by John Lennon. That piano was alright for the time but it didn't sound like a real piano. Soon synthesizers became the next big thing in music so I added an Arp Axxe for the thunderstorm sounds in THE WHO's "Can You See the Real Me" and the sirens in REO SPEEDWAGON's, "Ridin' The Storm Out" and THIN LIZZY's, "Jail Break". Next, I added an Arp String Ensemble for sounds like the string sounds in ELO's,"Do Ya Do Ya Want My Love". Then in the late 70's Yamaha came out with their portable baby grand piano and of course I had to have one. It sounded and played like a real piano, because it was a real piano. And it weighed a lot, like a real piano, so the roadies really loved this new addition. Yea Right! It took two strong men to put it together and take it apart. Synthesizers kept upgrading, so I added a Korg Poly 61 which for it's time was a great poly synthesizer. It could pull off the sound of VAN HALEN's "Jump", which I recorded for Chicago radio personality Steve Dahl's version, entitled "Hump".
Come to think of it that's also me on piano on Steve Dahl's version of NIGHT RANGER's "Sister Christian", which he called "Mister Gearin". (Steve, if you read this, I'm still waiting for the checks.) Sorry, I lost my train of thought there. Next, I added a Prophet 5 poly synthesizer for songs like SAMMY HAGAR's, "Your Love is Driving Me Crazy" and SURVIVOR's, "High on You".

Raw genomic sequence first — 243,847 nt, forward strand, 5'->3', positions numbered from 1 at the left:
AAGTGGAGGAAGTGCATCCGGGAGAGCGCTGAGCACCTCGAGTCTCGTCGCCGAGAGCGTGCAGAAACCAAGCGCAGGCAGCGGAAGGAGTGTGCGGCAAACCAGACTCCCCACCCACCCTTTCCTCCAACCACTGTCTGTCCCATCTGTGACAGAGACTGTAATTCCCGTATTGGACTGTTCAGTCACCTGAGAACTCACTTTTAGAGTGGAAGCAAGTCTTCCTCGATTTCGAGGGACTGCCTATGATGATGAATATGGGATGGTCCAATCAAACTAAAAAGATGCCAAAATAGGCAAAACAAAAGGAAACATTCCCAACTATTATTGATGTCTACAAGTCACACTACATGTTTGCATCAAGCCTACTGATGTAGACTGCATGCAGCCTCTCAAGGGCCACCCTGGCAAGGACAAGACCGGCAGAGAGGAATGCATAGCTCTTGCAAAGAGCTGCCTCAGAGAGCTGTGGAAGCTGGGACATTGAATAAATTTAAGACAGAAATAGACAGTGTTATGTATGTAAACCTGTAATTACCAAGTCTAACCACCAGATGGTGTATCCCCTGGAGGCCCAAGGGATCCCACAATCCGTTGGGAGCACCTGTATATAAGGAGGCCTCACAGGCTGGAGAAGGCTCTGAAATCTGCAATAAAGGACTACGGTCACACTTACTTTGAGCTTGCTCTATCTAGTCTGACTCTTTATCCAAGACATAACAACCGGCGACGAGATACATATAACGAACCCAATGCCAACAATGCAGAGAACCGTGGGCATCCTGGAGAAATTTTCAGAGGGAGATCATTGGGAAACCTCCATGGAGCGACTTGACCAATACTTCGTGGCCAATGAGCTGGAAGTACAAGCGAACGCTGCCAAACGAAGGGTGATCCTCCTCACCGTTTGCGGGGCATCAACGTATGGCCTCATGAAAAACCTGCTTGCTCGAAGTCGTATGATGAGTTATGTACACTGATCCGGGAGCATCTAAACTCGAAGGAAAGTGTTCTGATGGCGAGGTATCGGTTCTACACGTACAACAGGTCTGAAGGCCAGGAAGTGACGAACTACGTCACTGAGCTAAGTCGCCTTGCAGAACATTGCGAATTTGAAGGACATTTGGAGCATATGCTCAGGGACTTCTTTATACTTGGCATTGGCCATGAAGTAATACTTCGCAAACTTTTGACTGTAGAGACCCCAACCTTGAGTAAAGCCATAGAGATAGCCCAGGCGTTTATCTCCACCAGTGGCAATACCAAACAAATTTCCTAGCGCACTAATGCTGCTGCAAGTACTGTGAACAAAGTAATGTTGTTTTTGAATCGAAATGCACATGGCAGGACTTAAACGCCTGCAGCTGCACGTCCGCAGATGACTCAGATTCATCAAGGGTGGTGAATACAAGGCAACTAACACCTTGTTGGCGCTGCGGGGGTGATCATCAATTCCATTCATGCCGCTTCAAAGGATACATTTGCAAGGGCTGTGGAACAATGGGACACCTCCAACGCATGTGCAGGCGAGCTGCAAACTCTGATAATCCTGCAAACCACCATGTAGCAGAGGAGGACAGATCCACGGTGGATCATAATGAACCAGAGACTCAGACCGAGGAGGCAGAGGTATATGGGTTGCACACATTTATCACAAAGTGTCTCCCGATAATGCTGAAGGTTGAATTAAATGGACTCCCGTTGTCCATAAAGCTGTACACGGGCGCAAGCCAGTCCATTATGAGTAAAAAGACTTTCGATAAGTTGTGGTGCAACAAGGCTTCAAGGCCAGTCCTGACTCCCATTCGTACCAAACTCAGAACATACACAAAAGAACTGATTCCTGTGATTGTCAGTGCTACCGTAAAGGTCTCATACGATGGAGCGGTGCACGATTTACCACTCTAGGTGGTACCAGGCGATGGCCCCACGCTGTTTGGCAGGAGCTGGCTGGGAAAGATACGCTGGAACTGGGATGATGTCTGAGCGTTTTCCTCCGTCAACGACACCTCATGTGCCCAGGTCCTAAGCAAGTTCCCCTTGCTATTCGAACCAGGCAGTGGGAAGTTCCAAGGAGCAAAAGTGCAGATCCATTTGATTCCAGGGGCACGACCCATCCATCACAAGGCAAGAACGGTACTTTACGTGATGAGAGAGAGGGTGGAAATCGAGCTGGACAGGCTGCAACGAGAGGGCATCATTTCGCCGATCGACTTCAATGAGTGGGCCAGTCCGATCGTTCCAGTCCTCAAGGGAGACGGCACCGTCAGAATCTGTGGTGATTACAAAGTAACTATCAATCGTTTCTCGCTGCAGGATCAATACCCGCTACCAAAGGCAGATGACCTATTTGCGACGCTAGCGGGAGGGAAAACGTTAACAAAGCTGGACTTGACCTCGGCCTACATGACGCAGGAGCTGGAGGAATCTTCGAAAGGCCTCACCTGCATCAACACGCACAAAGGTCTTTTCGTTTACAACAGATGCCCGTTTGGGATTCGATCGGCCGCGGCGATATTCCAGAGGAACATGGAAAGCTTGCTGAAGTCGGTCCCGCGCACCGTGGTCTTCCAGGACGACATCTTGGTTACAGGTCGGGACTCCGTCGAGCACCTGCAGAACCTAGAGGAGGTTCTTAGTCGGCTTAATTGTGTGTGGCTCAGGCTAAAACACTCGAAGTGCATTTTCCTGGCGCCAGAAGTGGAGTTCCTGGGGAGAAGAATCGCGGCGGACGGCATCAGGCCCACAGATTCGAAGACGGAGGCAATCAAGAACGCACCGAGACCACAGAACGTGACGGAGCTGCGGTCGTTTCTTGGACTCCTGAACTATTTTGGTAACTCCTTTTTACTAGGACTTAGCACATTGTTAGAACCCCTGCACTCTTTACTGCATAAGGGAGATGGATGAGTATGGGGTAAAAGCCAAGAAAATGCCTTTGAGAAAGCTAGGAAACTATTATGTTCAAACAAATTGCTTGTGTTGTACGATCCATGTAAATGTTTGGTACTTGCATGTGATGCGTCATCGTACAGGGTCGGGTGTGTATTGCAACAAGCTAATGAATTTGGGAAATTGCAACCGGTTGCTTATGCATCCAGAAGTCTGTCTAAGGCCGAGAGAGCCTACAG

Is there any other keyboard instrument you would like to add to your set-up?
I'd like to add one more synthesizer on my left hand side just like the old days and pull out my swirling keyboard stand to give myself a little more mobility.
Your biography says that you were an engineering student. Interesting is that the medical researches say Math and Music use the same side of the brain. (Please comment on this)
For the most part I was pretty good at math. In fact, in high school the class valedictorian copied an answer off my paper during an Algebra-Trig test. So yes I think being good at math doesn't hurt you in music.
Have you had any formal musical training?
Yes, I took organ lessons long enough to realize that sheet music didn't always sound like the recording. So I would listen to the song and reproduce it on my own. I became pretty good at playing by ear. I believed this helped me to become a songwriter.
What keyboard did you play first organ or piano?